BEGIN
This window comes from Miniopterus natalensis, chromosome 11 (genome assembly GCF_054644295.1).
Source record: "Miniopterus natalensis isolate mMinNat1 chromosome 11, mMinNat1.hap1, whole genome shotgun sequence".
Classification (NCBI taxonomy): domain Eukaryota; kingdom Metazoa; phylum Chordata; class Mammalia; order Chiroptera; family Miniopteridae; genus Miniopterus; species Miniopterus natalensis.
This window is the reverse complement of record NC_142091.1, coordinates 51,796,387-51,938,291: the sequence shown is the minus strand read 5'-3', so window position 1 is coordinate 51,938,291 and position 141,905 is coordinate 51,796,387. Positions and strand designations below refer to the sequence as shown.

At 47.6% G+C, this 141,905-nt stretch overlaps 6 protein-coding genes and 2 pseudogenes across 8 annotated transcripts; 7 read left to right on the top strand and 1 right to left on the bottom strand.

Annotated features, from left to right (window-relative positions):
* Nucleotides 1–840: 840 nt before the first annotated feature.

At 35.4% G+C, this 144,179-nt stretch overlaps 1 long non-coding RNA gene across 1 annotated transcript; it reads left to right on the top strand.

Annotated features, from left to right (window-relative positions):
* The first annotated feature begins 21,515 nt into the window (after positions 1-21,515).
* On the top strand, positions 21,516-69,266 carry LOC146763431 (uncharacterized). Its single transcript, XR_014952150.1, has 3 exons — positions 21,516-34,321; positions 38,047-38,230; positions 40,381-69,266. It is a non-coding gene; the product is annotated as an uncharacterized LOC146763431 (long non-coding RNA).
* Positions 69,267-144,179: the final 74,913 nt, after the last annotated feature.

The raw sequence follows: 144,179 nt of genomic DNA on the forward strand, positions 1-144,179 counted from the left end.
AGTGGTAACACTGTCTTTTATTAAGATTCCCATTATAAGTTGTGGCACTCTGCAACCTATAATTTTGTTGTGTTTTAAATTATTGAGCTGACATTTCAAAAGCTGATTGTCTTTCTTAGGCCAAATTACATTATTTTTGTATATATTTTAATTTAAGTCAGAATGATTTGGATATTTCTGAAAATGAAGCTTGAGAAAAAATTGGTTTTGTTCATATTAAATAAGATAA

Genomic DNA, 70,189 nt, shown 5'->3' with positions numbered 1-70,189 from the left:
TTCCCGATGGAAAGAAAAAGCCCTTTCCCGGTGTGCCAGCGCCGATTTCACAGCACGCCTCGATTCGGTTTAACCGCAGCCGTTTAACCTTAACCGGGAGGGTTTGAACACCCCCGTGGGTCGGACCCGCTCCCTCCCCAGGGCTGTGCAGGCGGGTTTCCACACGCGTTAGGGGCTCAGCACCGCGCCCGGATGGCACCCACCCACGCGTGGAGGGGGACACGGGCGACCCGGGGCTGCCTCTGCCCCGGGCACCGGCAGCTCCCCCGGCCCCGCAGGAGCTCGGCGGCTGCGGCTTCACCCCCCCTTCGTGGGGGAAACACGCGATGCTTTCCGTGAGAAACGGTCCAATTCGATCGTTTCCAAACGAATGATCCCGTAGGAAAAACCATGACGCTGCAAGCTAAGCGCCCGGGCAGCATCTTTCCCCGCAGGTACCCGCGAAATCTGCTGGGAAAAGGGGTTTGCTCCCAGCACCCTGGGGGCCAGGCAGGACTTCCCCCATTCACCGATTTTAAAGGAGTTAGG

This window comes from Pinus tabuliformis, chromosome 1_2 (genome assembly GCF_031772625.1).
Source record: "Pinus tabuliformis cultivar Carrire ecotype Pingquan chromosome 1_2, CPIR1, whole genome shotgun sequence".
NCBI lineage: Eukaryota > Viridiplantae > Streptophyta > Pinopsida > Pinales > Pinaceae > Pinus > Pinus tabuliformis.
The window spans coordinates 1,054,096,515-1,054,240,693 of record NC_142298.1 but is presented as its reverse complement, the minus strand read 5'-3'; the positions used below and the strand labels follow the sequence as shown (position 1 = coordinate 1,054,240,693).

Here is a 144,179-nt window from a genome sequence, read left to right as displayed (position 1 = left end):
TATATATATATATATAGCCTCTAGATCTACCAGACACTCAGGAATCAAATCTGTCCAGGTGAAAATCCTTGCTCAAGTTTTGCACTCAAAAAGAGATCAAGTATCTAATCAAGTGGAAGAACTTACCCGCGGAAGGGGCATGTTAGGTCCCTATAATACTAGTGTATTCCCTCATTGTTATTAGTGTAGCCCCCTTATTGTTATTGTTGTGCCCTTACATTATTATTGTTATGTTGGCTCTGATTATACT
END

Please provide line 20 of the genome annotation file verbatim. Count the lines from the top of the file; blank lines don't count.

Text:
The window spans coordinates 1,054,096,515-1,054,240,693 of record NC_142298.1 but is presented as its reverse complement, the minus strand read 5'-3'; the positions used below and the strand labels follow the sequence as shown (position 1 = coordinate 1,054,240,693).